Victorian residents who lost their homes in the 2019-20 bushfires will have the option of moving into modular homes as they work to rebuild, the Minister for Police and Emergency Services has announced.
The Minister, Lisa Neville said the government had placed an order with Victorian manufacturer, Modular Spaces, to provide one and three-bedroom modular homes for fire victims.
“In the aftermath of the fires, the Victorian Government worked to ensure everyone who lost their homes could access a roof over their head that was safe and secure, with some individuals choosing private arrangements,” said Ms Neville.
“With the bushfire clean-up powering ahead, many families are now seeking to return to their land to live and rebuild.”
“These quality homes will be manufactured to withstand tough Victorian conditions and last the test of time while families progress their permanent rebuild.”
“Thankfully, everyone who needed emergency accommodation after the fires was able to access it, and this solution is another way we can support families in need over the coming months and years of recovery.”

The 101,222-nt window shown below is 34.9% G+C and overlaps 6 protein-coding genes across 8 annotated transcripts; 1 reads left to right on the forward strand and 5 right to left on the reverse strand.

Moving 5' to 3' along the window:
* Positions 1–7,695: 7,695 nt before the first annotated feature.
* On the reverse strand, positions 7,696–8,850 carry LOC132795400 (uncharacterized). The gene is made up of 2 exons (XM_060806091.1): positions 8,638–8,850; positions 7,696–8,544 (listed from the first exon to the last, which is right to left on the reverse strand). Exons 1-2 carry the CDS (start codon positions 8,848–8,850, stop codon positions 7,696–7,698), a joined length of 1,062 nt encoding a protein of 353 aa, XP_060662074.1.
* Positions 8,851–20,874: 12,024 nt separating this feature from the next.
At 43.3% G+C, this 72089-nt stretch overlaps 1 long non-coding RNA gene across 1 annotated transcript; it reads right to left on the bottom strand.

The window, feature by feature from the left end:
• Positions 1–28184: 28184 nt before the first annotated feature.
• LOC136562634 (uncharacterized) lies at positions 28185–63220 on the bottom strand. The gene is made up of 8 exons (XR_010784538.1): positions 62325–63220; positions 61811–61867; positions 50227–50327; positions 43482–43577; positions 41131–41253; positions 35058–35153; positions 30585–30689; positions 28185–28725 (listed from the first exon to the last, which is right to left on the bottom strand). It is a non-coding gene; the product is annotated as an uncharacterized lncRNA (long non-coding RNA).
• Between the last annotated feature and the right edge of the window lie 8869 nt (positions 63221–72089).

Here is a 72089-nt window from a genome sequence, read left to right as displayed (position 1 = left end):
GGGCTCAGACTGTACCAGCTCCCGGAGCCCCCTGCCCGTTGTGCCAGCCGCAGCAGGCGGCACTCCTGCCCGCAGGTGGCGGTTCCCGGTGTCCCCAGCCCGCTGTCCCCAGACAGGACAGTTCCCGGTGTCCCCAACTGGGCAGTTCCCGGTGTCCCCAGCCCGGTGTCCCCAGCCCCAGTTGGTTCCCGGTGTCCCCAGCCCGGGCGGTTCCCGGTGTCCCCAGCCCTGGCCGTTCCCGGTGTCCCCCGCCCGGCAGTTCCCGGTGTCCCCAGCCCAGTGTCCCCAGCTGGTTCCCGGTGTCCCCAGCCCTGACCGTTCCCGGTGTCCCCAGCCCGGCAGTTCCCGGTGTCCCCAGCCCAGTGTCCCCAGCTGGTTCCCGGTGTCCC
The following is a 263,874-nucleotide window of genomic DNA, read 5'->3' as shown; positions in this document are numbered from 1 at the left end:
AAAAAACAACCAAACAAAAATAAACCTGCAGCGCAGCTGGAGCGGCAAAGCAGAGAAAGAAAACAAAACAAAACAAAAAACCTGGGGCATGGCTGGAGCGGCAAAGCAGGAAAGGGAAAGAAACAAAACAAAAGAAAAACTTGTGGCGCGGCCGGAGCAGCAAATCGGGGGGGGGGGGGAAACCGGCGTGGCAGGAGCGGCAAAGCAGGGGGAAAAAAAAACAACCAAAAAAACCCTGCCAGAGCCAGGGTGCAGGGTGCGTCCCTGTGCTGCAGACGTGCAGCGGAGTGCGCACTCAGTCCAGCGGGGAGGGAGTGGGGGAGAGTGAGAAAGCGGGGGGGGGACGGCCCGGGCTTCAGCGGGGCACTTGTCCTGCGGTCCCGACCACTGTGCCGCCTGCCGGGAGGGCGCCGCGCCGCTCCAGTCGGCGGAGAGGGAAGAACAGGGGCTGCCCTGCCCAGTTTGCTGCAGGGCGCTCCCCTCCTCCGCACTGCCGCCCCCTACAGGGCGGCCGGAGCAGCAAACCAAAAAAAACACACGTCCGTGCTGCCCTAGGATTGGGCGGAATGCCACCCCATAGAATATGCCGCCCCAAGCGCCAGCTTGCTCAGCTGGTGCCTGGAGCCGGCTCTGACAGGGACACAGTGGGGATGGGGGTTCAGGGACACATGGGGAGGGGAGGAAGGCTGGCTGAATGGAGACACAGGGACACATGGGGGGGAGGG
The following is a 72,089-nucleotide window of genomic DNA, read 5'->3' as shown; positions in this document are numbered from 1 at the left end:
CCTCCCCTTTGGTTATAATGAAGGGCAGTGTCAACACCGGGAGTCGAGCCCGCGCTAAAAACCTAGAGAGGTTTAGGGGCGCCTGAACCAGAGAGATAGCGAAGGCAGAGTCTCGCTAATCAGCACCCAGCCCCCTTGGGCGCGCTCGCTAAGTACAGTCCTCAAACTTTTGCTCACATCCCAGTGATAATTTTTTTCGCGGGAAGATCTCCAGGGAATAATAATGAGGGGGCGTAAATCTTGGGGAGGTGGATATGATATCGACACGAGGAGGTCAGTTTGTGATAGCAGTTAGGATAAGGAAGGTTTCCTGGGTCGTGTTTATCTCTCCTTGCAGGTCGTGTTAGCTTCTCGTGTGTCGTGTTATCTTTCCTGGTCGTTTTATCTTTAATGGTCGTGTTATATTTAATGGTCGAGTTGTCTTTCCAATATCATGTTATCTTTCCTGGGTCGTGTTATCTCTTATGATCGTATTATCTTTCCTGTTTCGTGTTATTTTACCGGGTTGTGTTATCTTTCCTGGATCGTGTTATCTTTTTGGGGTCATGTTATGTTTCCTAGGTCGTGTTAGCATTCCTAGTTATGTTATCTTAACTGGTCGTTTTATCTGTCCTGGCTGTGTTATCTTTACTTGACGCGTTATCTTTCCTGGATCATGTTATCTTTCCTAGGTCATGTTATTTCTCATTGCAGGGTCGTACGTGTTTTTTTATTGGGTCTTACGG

She said the modular housing would be delivered in line with planning permit exemptions announced by the Victorian Government.
“Short-term modular housing will be an option available for households identified as currently being in emergency accommodation or in private accommodation arrangements.”
“They will be able to live in these homes for a period of up to three years while they progress their permanent rebuild.”
She said eligible households have had a needs-based assessment completed by case support officers and site inspections had begun.
While the housing will be installed and built at no cost to the resident, recipients of the housing will pay hiring fees benchmarked to public housing rates, with hardship arrangements put in place if needed to ensure that fees do not exceed 25 per cent of a household’s total income.
The short-term modular housing is being jointly funded by the Victorian and Commonwealth Governments as part of the $86 million Community Recovery Package.